What are we about?
The Strategic Air Command Memorial Amateur Radio Club (SACMARC), Incorporated, is a
Non-Profit, Public Benefit Corporation in the State of Nebraska and is affiliated with the
American Radio Relay League, Incorporated, of Newington, Connecticut. The purpose of the
corporation is to preserve the communications history of the Strategic Air Command and
United States Air Force through amateur radio by a variety of lawful means. A historic
military-recreation callsign (formerly associated with Headquarters
SAC, Offutt Air Force Base, near Omaha, Nebraska),
KØAIR, as well as the personal callsign of
General Curtis E. LeMay when
he was the CINCSAC, KØGRL, were recovered from the
Federal Communications Commission (FCC) in order to serve
as a living exhibit of both past and present amateur radio communications.
A Bullet Background Paper, prepared both as part of a
coordination package for the former CINCSTRAT (General Eugene E. Habiger) and for the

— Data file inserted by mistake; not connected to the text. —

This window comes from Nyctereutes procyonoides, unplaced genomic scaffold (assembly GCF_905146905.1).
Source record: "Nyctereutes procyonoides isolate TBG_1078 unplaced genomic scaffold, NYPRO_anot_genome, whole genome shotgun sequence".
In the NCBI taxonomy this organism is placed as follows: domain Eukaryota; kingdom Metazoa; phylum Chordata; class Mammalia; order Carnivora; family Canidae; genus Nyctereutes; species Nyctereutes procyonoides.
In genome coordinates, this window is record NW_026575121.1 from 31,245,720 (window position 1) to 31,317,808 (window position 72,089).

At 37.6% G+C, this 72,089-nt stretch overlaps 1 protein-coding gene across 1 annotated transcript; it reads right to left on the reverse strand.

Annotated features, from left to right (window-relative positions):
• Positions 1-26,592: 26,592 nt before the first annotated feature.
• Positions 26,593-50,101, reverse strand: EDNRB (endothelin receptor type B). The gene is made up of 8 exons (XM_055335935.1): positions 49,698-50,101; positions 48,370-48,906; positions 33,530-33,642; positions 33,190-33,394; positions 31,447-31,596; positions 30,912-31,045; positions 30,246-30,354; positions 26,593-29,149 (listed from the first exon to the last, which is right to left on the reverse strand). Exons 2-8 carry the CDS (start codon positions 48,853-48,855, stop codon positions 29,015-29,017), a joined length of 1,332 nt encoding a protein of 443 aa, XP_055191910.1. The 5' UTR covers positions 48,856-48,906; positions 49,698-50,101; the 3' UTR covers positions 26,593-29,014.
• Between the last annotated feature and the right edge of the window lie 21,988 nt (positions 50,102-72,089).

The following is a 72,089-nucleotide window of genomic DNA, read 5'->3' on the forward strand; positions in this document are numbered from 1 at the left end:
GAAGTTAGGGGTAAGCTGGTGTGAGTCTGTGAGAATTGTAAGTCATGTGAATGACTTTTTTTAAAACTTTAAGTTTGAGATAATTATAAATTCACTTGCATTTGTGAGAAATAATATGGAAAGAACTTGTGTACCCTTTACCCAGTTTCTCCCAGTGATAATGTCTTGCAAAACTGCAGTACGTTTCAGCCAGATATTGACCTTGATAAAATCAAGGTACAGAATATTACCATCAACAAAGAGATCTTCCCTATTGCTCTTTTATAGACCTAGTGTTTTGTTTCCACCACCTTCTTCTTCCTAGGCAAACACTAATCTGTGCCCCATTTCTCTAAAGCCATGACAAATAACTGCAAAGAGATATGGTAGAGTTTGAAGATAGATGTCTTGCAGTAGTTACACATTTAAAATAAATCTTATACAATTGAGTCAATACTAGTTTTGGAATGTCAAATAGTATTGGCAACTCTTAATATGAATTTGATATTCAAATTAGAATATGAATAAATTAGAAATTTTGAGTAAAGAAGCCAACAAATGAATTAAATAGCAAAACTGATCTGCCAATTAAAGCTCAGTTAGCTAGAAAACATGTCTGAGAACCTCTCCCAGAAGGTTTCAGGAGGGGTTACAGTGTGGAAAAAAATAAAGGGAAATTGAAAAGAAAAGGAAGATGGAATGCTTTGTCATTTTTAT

benefit of Board Members of the SAC Museum
and Society of SAC, is also available.
An excellent article in May 1997 QST,
Page 43, by Dr. Charles Keene (independent of our efforts) nicely documents SAC
communications history, and some of the people and amateur radio callsigns behind it.
One of our contacts during the
B-29 Special Event,
Chuck Sudds, KØTVD, sent us an interesting
of his Vietnam-era (1967-1969) memories of running overseas telephone patches for the
Military Affiliate Radio System (MARS). He served as one of the operators at KR6CF in
Okinawa, Japan, and recalls not only KØAIR's strong signal into the Pacific Rim on HF,
but also a frequent operator of that station, a helpful airman named "Al" (his
full name, unfortunately, lost to history).
We welcome all sincerely interested individuals to become members, whether active duty
members or veterans of any branch of the Armed Forces, or just members of the local
community with an interest in preserving military communications history.
The mailing list continues to be vital to the SACMARC as an
avenue of informal communications, particularly about
late-breaking events, to supplement our formal, quarterly,
in-person business meetings.
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